Outdated California regulations are leading to toxic fire retardant chemicals in furniture sold in California and distributed across the nation. Russell Long of Friends of the Earth, Mary Brune of Making Our Milk Safe (MOMS), biophysical chemist Arlene Blum, and Joan Blades of MomsRising.org, will share their adventures as they work together to phase out toxic brominated and chlorinated chemical fire retardants from the nation's furniture.
Assembly Bill 706 Diary: The Couch CAT-astrophe
By Arlene Blum PhD
"Mysterious thyroid disease in cats linked to flame retardants, EPA chemists report"
My venerable black cat Midnight, who is suffering from hyperthyroid disease, is the mascot for my work in support of AB 706 to remove toxic fire retardant chemicals from our nation's furniture. In a year, Midnight has gone from being a healthy 14-pound cat to a seven-pound cat with kidney problems. When our vet diagnosed her disease he told me that hyperthyroidism is a new condition for cats that emerged in the 1980s and is today a leading cause of death in cats. My vet surmised this epidemic is caused by a chemical in our environment.
I'm a chemist. Thirty years ago I did research contributing to the ban on Tris, a toxic fire retardant used to treat children's sleepwear. Since PBDE fire retardants are structurally similar to thyroid hormone and they were introduced into household products just before the emergence of hyperthyroidism in cats, I guessed that PBDEs might cause Midnight's disease.
My vet found a study of hyperthyroid cats and PBDE's, and we sent off samples of Midnight's blood and my house dust to be tested. The result was frightening. Midnight has very high levels of PBDE's in her body and my house dust contains 95 parts per million, which is phenomenally high. For comparison, a median level of 3 parts per million was found in by an EWG study.
Yesterday an EPA study was published in Environmental Science & Technology, from the American Chemical Society, confirming a connection between PBDE fire retardants in dust and Midnight's disease.
Now I'm really worried. Is Midnight like the canary in a coal mine? What about my family? We are exposed to the same chemicals as Midnight. Fire retardant chemicals are believed to migrate out of furniture and then accumulate in house dust, food, animals, and people. People in the United States have the highest PBDE levels in humans worldwide, but our cats are even more exposed -- some with levels 100 times greater than humans.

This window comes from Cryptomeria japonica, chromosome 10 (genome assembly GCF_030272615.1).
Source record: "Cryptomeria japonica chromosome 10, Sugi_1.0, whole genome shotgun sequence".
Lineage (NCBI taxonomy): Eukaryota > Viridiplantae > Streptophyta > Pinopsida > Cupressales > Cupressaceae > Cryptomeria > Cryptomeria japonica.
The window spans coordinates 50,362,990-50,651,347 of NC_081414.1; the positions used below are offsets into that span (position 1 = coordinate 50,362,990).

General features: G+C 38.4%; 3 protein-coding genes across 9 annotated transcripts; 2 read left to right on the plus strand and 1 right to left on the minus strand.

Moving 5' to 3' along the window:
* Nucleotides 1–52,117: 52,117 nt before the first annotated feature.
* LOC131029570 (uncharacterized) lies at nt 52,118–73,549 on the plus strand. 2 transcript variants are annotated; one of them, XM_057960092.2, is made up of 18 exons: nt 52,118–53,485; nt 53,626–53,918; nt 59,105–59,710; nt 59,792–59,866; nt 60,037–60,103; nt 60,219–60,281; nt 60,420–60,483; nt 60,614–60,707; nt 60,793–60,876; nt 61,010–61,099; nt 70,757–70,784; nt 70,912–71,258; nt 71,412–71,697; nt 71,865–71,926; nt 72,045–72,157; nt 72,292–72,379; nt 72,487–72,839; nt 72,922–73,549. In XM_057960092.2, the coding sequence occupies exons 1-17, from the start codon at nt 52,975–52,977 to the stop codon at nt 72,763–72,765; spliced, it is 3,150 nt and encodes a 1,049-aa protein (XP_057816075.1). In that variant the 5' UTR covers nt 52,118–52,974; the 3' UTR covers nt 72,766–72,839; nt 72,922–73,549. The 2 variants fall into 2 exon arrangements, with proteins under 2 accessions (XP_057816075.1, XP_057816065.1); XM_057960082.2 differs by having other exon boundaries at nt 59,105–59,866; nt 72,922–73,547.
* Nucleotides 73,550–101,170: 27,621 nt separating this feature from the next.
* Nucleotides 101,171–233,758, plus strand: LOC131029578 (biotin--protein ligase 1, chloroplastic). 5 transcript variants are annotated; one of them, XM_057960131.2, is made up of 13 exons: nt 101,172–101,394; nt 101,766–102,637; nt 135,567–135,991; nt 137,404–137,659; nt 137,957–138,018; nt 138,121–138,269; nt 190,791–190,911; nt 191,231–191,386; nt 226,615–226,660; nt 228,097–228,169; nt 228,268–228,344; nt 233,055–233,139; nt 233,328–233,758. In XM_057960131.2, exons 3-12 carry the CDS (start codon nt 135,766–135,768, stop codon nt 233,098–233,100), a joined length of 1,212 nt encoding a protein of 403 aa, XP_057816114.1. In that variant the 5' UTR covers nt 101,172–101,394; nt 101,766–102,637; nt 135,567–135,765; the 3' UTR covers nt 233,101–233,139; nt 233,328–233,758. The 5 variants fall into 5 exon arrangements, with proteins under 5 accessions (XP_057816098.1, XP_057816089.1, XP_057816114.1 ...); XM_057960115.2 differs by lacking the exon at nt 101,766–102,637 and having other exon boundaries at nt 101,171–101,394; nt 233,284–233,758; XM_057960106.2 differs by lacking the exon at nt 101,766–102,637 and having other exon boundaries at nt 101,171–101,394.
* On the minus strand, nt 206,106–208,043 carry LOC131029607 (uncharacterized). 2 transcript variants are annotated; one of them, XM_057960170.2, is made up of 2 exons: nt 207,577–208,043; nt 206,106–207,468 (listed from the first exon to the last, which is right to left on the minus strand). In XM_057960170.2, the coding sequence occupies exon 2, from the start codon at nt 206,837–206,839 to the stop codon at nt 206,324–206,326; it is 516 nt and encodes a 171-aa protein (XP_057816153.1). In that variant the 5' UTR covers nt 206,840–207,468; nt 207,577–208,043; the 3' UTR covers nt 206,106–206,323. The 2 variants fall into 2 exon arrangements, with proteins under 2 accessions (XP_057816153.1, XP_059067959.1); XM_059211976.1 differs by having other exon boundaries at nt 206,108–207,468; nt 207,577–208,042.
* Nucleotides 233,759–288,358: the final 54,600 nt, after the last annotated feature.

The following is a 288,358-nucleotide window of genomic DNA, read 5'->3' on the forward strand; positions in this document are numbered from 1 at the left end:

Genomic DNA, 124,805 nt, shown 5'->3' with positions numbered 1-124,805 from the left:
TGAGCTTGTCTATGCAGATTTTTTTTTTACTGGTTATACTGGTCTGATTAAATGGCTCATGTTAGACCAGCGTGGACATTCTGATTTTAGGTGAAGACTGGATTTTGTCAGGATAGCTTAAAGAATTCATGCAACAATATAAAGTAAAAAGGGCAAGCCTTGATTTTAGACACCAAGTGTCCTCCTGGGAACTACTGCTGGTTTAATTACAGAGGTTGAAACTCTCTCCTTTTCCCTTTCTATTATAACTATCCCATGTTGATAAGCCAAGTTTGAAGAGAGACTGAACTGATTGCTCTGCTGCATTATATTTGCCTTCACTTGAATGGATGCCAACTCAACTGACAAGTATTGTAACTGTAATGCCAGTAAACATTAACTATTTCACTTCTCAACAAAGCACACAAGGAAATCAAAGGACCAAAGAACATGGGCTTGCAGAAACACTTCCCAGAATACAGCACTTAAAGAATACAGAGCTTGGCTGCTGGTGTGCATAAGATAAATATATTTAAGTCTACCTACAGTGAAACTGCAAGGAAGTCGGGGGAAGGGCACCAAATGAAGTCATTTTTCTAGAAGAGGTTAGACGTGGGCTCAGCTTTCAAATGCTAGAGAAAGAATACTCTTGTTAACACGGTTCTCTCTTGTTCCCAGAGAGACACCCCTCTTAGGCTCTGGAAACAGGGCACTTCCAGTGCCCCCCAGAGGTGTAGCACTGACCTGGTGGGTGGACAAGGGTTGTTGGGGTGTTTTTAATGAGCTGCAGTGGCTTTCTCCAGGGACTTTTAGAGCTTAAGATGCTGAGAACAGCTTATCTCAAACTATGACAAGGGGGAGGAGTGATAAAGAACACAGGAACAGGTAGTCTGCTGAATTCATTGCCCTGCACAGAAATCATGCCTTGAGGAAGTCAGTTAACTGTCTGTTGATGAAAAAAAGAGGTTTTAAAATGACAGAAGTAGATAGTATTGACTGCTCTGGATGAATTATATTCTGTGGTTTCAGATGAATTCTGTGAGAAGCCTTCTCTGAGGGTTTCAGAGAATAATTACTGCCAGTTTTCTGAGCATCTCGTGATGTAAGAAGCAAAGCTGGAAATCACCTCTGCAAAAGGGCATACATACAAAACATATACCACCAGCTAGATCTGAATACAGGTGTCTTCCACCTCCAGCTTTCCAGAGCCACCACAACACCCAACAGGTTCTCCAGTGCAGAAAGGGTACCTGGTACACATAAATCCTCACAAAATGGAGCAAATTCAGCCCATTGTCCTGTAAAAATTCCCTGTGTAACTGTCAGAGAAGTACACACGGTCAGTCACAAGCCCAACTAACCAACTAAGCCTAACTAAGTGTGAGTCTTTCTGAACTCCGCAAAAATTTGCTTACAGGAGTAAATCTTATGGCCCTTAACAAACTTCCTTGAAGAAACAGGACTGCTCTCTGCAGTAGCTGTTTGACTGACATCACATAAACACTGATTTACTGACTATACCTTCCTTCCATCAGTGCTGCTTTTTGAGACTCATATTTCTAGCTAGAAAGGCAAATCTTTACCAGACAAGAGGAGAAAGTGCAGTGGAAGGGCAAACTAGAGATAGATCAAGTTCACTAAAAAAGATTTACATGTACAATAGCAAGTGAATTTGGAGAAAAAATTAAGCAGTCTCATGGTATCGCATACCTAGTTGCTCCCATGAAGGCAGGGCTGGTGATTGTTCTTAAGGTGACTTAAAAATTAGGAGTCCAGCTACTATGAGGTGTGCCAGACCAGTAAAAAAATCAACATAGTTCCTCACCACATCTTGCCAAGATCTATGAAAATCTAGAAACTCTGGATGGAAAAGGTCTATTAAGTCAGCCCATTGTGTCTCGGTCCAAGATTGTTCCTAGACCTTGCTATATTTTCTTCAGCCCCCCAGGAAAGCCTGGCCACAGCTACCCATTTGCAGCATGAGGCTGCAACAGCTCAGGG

Women in North America have 10 to 40 times the levels of the PBDEs in their breast milk, as do women in Europe or in Asia. And these chemicals pass through the placenta and are found in infants at birth, making a double dose of toxins for young children when they are most vulnerable.
When tested in animals, fire retardant chemicals, even at very low doses, can cause endocrine disruption, thyroid disorders, cancer, and developmental, reproductive, and neurological problems such as learning impairment and attention deficit disorder. Ongoing studies are beginning to show a connection between these chemicals and autism in children.
Young children, with their smaller size and tendency to mouth objects could be as highly contaminated as cats, the EPA researchers estimated. Children are exposed at a critical developmental window to a far higher load of endocrine-disrupting compounds than adults.
Pregnant women have the biggest cause for concern because animal studies show negative impacts on brain development of offspring when mothers are exposed during pregnancy. And bioaccumulating PBDEs can stay in our bodies for more than a decade.
I'm concerned about my 20-year-old daughter who might well want to have children in the next decade. She and Midnight have both lived in our house. Could her PBDE levels be high like Midnight's?
Instead of just worrying, I am working as the scientific advisor for AB 706 to help reduce the amount of toxic fire retardants in all of us. After 20 years mostly at home raising my daughter and writing my memoir, Breaking Trail: A Climbing Life, I am delighted to be doing such important scientific work.
The good news is most PBDE's aren't allowed in furniture any more. The bad news is that the very same Tris, I'd helped remove from kid's pajamas decades ago is replacing them. A handful of companies -- Albemarle, Dead Sea Bromine, and Chemtura -- supply potentially toxic fire retardant chemicals to the foam and furniture industries with assurances of safety. And these fire retardant manufacturers have already spent $1.4 million in Sacramento this year opposing reforms that would protect our health and environment. They are even calling for federal regulations that would lead to higher levels of fire retardants in all furniture, bed clothing, and pillows in the entire country. All in the name of fire safety which can be better achieved without toxic chemicals.
Enough is enough. It is time to stop adding chemicals to our furniture and our environment unless the manufacturers can first show they are safe. California Assembly Bill 706 will prohibit in furniture the most dangerous fire retardant chemicals so the chemical manufacturers cannot continue switching from one toxin to another.
Soon the decision of whether California will continue to poison our pets, our children, and the rest of the nation will be made by Governor Arnold Schwarzenegger. I'm replacing my couch and chairs which are full of brominated fire retardants and will write next time the story of how I learned what is in my furniture.
Sadly, it is too late for Midnight. When industry lobbyists proclaim there is no proof of adverse health effects from the toxic chemicals they put in our furniture, I look at skinny Midnight, barely eating, even her favorite foods.
The nation's health is in the hands of the California Legislature and Mr. Schwarzenegger. Let's hope they will see fit to end this "couch CATastrophe."